These days it hardly seems possible to buy a camera that doesn’t have GPS, Wi-Fi or even a ‘Smile Detection’ mode built in… but do you really need all those extras? And what if you have a camera that is perfectly serviceable but doesn’t offer Wi-Fi or is too old to have it? Well, there is a viable option for retrofitting a Wi-Fi function to your camera; what’s more, this capability has been around for a while but has just undergone a bit of a facelift. With this in mind I decided to give the eyefi Mobi SD card another try, especially now that the company behind it has launched its very own photo storage service in the cloud.
The Mobi card is a standard Class 10 SD memory card that comes in 8, 16 and 32GB capacities but with one important addition. Shoehorned into the plastic casing of the SD card is a custom-designed ARM processor that turns the memory card into a very nifty way of wirelessly transferring your photos to a mobile device or computer so that you can then edit your images using a package like Google Snapseed, Photoshop or some other image manipulation package before sharing your images via Facebook or Twitter.
The brand new software from eyefi works with iOS devices, Android, Kindle or PC and Mac desktop platforms. In essence the Mobi card transmits a Wi-Fi signal that you can connect to using your mobile device or computer. The software then sucks your images from your camera over the wireless connection and then saves it to your device. Many cameras actually have eyefi compatibility already burned into firmware but don’t worry if your camera doesn’t have compatible firmware because Mobi cards will work in virtually any SD slot.
So what’s new with this latest Mobi card? Well, eyefi now offers a Cloud service where you can store an unlimited number of photos for an annual membership subscription of $49. The eyefi Cloud service can sync photos across multiple users and offers the opportunity to let you share your photos publicly. You can use multiple cameras and multiple cards on the same account so that an family can build up a family photo album. Likewise, a work group within a company could also share photos into one album, no matter where in the world they are. If you buy an Mobi card or are already an existing Mobi card user you can download the latest eyefi software and get a 90-day trial period of eyefi Cloud for free. The offer is only available to North American residents at the moment but the eyefi Cloud will be rolled out globally by the end of the year.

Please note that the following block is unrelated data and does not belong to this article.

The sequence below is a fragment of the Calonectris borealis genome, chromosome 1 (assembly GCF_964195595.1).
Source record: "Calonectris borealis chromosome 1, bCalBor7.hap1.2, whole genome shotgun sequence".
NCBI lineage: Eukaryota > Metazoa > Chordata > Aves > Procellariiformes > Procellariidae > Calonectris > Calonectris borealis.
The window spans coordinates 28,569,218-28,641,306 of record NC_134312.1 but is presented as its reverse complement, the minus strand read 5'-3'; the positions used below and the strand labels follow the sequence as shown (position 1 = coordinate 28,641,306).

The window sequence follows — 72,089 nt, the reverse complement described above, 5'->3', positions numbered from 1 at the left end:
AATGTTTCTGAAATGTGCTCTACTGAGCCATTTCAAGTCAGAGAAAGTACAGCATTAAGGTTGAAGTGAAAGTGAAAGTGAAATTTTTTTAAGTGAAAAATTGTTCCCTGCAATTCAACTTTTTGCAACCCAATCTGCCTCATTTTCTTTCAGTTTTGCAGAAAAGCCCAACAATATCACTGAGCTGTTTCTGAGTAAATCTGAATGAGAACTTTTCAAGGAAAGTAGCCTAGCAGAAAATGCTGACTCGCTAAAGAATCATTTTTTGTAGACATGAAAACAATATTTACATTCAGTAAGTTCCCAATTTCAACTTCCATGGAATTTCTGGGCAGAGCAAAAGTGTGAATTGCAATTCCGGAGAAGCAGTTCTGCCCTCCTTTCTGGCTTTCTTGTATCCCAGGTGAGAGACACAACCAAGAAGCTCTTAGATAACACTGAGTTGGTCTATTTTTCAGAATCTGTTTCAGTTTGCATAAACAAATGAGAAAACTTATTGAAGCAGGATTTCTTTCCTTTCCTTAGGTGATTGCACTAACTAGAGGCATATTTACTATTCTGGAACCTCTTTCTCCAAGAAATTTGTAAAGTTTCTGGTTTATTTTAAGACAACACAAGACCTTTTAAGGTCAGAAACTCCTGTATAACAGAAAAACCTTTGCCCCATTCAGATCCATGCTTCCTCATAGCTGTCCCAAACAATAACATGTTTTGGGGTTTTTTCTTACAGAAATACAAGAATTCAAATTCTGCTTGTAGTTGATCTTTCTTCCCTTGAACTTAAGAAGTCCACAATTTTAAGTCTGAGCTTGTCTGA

Using the Mobi card is actually fun in a studio environment too. I tried out a card in the second memory card slot of my Nikon D7000 DSLR and set up the software on my iPad. This enabled me to see my photos on the iPad screen as I was shooting. It’s actually a very good way of checking picture quality during a photoshoot. Of course I put a large SD card in the first slot of my camera where I was storing shots in RAW file format and I set the camera up so that reduced-size JPEG files were being directed to the Mobi card in my second slot.
A Mobi card is also fun to shoot with on holiday; as soon as you sit down to enjoy a beer or coffee you can turn on your iPad and then connect to the Mobi card and watch your photos being transferred as you sip your drink. Then it’s really fun to edit and post your images using a package like Snapseed so you can straighten, crop and adjust your photos before applying any special effects. It’s so much nicer to be able to polish a good shot rather than having to upload an average shot directly to the internet without editing as is often the case with cameras that have built-in Wi-Fi. A Mobi card is obviously more expensive than a budget SD card but it’s definitely worth the outlay if you like to backup and edit your photos before uploading when you’re on the move.
Mobi Card Prices
8GB card $49
32GB card $99
More details: www.eyefi.com